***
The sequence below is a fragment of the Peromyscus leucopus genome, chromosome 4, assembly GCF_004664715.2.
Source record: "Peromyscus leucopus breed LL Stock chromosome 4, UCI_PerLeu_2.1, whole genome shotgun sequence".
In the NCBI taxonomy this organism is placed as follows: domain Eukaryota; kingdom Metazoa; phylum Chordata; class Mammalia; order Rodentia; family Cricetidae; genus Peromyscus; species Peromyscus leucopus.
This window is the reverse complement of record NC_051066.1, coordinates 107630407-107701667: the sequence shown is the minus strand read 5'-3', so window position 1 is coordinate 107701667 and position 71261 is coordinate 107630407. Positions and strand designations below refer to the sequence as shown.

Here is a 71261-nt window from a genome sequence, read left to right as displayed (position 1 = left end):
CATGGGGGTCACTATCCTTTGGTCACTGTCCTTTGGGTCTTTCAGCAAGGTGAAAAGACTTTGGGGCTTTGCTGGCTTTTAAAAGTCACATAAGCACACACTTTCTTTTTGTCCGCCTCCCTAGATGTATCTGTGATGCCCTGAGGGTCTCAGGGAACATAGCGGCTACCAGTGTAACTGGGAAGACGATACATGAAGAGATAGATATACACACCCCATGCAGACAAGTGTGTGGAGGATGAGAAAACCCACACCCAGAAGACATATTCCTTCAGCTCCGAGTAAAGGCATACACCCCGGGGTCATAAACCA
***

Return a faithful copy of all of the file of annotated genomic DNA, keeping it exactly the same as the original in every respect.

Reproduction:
The sequence below is a fragment of the Peromyscus leucopus genome, chromosome 4, assembly GCF_004664715.2.
Source record: "Peromyscus leucopus breed LL Stock chromosome 4, UCI_PerLeu_2.1, whole genome shotgun sequence".
In the NCBI taxonomy this organism is placed as follows: domain Eukaryota; kingdom Metazoa; phylum Chordata; class Mammalia; order Rodentia; family Cricetidae; genus Peromyscus; species Peromyscus leucopus.
This window is the reverse complement of record NC_051066.1, coordinates 107630407-107701667: the sequence shown is the minus strand read 5'-3', so window position 1 is coordinate 107701667 and position 71261 is coordinate 107630407. Positions and strand designations below refer to the sequence as shown.

Here is a 71261-nt window from a genome sequence, read left to right as displayed (position 1 = left end):
CATGGGGGTCACTATCCTTTGGTCACTGTCCTTTGGGTCTTTCAGCAAGGTGAAAAGACTTTGGGGCTTTGCTGGCTTTTAAAAGTCACATAAGCACACACTTTCTTTTTGTCCGCCTCCCTAGATGTATCTGTGATGCCCTGAGGGTCTCAGGGAACATAGCGGCTACCAGTGTAACTGGGAAGACGATACATGAAGAGATAGATATACACACCCCATGCAGACAAGTGTGTGGAGGATGAGAAAACCCACACCCAGAAGACATATTCCTTCAGCTCCGAGTAAAGGCATACACCCCGGGGTCATAAACCA